Monday, 28 February 2011

All I want is a cup of coffee, damn it!

We got back from our little weekend in the Oxford area last night, and I have to (sadly) report that the previously featured Eyensham Hall was not quite as pleasing as it was on our first visit. The last time, the food was excellent, and served mainly by friendly Polish waiters, but this time it was not so good, and I didn't recognise one face in the place from our previous stay last summer. That's the problem with big chains, I think - unlike family-run establishments, the staff don't hang around long enough to build up a reputation for what they do best, and corporations are constantly pulling the plug on individual effort.

Talking of big chains and corporations, it's high time I had another moan about the globalisation of historic town centres, as demonstrated by the photo (taken on my new, toy camera-phone) above, of one of Oxford's oldest surviving buildings.

If you look closely at the picture, you will see that it is occupied by two of the biggest chain shops in the country (a mobile phone dealer and an expensive coffee outlet), and the rest of the main street where this picture was taken is row upon row of all the retailers that have taken over every town and city in Britain, and probably most of Europe and North America to boot.

Before you say that this might not be a bad thing, since theses huge companies are the only ones that can afford the upkeep and maintenance of historic buildings like these, bear in mind that it was the local councils who have been forced by organisations such as English Heritage to actively preserve the buildings in their trust. Prior to that, most councils were quite happy to tear them down for the sake of a few million pounds from a property developer - look what happened to my town, Bath, in the 1960s.

In order to obtain the sort of revenue into the public coffers in the longer term, every single council in Britain has fallen for the advances of the multi-national companies who have forced town centre rents and rates through the roof in the name of competition, choice and free-trade.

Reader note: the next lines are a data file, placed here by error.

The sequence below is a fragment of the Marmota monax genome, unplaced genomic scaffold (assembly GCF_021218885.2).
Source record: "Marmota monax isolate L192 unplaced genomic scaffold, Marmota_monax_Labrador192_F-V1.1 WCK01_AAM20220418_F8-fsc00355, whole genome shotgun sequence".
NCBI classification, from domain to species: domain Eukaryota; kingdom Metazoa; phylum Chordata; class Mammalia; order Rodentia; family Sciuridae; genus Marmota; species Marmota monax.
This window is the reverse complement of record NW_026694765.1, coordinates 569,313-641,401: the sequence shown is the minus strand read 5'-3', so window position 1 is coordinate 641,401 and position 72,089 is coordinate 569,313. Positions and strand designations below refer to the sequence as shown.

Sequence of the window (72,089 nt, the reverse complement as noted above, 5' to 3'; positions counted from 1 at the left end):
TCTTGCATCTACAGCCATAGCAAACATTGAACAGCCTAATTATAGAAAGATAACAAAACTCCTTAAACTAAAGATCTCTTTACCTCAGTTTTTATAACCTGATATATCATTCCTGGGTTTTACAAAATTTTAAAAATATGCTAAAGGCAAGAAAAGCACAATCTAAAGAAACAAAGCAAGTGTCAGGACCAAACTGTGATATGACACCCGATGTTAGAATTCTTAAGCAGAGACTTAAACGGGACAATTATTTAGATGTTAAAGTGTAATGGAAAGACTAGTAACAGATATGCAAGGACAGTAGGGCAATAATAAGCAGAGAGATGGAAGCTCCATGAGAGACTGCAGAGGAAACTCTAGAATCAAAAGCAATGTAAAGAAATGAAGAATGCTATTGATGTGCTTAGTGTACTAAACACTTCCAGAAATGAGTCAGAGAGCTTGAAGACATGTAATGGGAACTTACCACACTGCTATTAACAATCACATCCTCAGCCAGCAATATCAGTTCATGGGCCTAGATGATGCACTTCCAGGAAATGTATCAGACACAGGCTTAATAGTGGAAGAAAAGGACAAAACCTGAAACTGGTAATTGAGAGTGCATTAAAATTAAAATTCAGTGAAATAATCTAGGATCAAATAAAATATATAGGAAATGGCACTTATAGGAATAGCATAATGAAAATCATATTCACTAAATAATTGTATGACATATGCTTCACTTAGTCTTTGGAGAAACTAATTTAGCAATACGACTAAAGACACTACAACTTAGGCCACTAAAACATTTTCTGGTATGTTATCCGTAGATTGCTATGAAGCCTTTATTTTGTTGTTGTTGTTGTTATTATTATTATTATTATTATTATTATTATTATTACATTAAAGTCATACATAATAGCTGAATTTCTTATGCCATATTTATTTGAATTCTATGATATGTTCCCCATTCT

The irony is that the 'choice' is now so wide (have you seen how many different types of coffee that these places sell? - of course you have), that there is effectively no choice at all, aside from wether you want to buy your coffee from Starbucks, or Nero's, etc. etc. Individual traders can no longer afford to run shops in the middle of town, so we have lost all the quirky little businesses which used to sell individual nails, etc. - maybe for ever. Here and there, a few loss-making but charming shops survive, thanks to the owners of the buildings who refuse to cave in to the demands of greedy town councils.

There could have been a coffee-house on these premises about 300 years ago - about 200 years after it was built - but you can be sure that it was owned and run by a local individual. That local individual was, however, sowing the seeds of globalisation by having to deal with the importers who supplemented their incomes and built vast fortunes by also importing black, African slaves - the very same group of people who were forced to produce the coffee in the first place, along with the sugar we put into it.

I don't believe there ever was such a thing as the 'good old days', but I certainly remember when every single town in Britain and Europe had it's own distinctive character, defined by the traders who lived and worked there. Now it is the same old criminals, everywhere you go.


  1. I am proud of the fact that I have never either eaten at McD's, or drunk coffee at Star-Nero's. Nor have I ever carried a styro-cup around the streets, or eaten chicken nuggets from a printed news-print cone!!!

    I'm also pretty safe in saying that I never will.

  2. I hate those coffee shop chains. You either end of with a bucket of boiling hot, milky, insipid coffee or an Expresso that is horribly strong and so small it barely stains the cup. And all the different names confuse me. And soooo expensive. Oh, you've set me off now. (I thought Eynsham Hall was a police training centre.)

  3. We have our coffee chains as well and it seems like smaller, individually owned places just can't compete. We had such a nice shop not far from us but it only lasted a year... Why do folks prefer the big chains? I think they must put something in the coffee.

  4. I 100% agree with you Tom. I want the charm and authenticity of our local high streets back.

  5. what about the stocks?
    Thatis a nice old fashioned pastime!
    every town square should have one!

  6. Sorry your weekend wasn't up to expectations Tom.That is a beautiful old building but I hate the green logo on the front. I can see what your saying and agree entirely.

  7. Ask John why folk prefer big chains, MBJ - he wants to be a Mayor.

    It was a police training centre once, Sue - as well as a maternity hospital and hospital for WW1 soldiers. It's a hotel now, though.

  8. We are stuck between a rock and a hard place. Our little town has a chains on the high street...all very lovely...however (isn't there always an however!) we end up with our own mafia running the town with stupid, stupid stores in town that you know could not possibly make enough money to afford the rent so what is going on!!!
    Just heard that St***b***s may be arriving in the summer...can't believe it myself as the most recent addition to town is a franchised coffee shop! What is going on??

  9. P.S. I like the way you use asterixs' as if Starbucks was a dirty word, J - I suppose it is.